There is no fight. It is ships momentarily passing in the night, and then we’re gone, never to bother each other again. They get their own meteors over here, I get my own meteors over there. It is hermit poetry.


I have no standard of comparison with the industrial big boys, but I am not playing at their levels anyway. In my own turtle way, I have collected a decent amount of rare colored gleam. As a satisficer, for now, it is enough.

I don’t plan to build with rare colored gleam, so that’s one demand drain lifted. I’d like to have enough to do the goo mutation thing, but I don’t have the faintest clue how to goo farm yet, so one has no idea how much one really needs. At experimental stages, 3-4 of each gleam doesn’t sound that bad, and that seems to be what is gradually accumulating haphazardly in my dump storage.

In fact, it’s getting full. It’s getting to the point where I stare down into the neck of the container and realize that this is no way to keep a library of rare gleam colors, because I don’t even know wtf I have.

I look at all the storage blocks and shelves of my current base, and with a sinking feeling, realize that a) I don’t have enough empty spaces for this amount of colors, and b) it would be a bad idea to mix rare gleam with gleam obtainable from existing planets, how would I tell them apart?

You know, for only wanting to build functionally, I am doing a LOT of building in Boundless. *half-hearted grumble*

I decide on another sub-basement. I hate ruining the countryside with eyesores.


First layer of digging. The waterfalls are inadvertent hilarity caused by digging underneath some of my farm plots. (At least it’s not lava.)

I put in another protective yellow gleam ceiling layer.


Then I sit around and try to work out the colors. I suspect Boundless holds my building attention more strongly than Minecraft simply because of the colors.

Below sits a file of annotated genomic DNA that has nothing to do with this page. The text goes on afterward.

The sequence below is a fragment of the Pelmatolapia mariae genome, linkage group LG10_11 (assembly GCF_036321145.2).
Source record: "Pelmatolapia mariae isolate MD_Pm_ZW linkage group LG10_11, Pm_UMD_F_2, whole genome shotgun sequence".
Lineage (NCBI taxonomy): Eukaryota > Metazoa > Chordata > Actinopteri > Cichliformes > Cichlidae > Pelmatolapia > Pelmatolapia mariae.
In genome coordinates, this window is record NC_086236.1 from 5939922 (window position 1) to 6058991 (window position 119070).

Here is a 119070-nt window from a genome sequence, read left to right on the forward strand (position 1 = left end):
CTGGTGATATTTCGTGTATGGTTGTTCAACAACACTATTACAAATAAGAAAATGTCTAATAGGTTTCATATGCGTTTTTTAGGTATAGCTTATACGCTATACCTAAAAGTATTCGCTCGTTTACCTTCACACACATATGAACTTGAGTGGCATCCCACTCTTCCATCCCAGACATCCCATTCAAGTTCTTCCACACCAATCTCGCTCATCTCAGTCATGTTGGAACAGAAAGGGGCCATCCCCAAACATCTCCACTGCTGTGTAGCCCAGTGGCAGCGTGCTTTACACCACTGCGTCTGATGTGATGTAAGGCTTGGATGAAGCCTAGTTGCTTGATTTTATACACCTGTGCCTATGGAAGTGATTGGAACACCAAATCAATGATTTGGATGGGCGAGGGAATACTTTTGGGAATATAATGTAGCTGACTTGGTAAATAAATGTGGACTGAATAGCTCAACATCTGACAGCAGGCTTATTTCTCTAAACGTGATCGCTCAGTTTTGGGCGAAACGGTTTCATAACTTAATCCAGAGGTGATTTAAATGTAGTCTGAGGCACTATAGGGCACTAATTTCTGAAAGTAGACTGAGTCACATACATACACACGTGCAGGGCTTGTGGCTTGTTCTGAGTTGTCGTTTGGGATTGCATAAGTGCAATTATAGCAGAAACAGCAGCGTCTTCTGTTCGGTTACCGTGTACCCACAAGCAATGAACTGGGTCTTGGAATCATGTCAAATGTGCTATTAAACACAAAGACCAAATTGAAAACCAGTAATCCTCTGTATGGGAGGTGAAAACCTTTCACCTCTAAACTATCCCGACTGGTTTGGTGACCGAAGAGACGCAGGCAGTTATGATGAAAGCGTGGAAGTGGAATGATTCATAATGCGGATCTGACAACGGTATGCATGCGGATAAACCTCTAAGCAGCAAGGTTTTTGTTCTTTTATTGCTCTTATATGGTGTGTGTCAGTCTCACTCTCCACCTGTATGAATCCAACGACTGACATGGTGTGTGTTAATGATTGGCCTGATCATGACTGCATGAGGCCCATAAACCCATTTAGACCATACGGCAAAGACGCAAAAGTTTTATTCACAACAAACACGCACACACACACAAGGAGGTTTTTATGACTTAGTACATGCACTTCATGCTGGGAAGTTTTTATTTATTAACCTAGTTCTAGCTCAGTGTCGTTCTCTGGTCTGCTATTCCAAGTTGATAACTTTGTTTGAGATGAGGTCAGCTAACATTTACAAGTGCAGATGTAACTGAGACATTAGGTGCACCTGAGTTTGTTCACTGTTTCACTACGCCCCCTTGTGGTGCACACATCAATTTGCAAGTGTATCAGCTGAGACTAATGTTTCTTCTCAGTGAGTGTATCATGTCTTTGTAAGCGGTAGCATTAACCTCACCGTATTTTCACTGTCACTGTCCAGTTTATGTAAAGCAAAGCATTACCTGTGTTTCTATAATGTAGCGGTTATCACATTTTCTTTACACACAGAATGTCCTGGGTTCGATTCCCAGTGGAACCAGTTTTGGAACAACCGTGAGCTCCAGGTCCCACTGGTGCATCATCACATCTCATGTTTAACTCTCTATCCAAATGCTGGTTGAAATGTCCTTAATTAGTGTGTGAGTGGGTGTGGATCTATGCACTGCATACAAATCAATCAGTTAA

In Minecraft, colored blocks are either an afterthought or need a fair amount of dye/industrial processing to get sufficient blocks for building. In Boundless, most everything has inherent colors.

I picked up a ridiculous amount of dark blue rock the other day while hunting for emeralds. I didn’t want to throw it away, so I turned it into marble, thinking I might make a blue color scheme building at some point.

An underground sub-basement for gleam and storage of other things with colors sounded too depressing to make completely blue. (Also, the amount of naturally blue rock was limited, and I didn’t want to delve into paint sprays just yet. Work within one’s limits and all that.)


One thing led to another, I wound up with high contrast, light-colored floor and ceilings to offset the dark blue walls and the black storage cabinets.

I also did a ridiculous amount of prototyping in-game. There was a lot of construction and deconstruction.


It eventually iterated into something that looks passable.

255 possible colors, divided into 28 sub-groups, and a cabinet stack for each of those 28 shade/sub-groups. Should hopefully be enough for the moment.

It is interesting to note that I do a lot more planning and prototyping and iteration of builds in Boundless. The effort required to mass produce enough blocks for a build is not insubstantial. This has a carry-over effect where I test and re-test and prototype until I’m fairly happy with the result, before I set the machines in motion.

Anything with more ease, and I would probably get a lot more careless about my builds.


Final prototype layout in place. Now to replace everything with actual storage blocks, and hope nothing else goes wrong.

It’s not been all meteor chasing and homebody building. I scraped together enough time to pop by the latest exo-world as well. My first T7 exo-world. More milestones reached. More on that another time.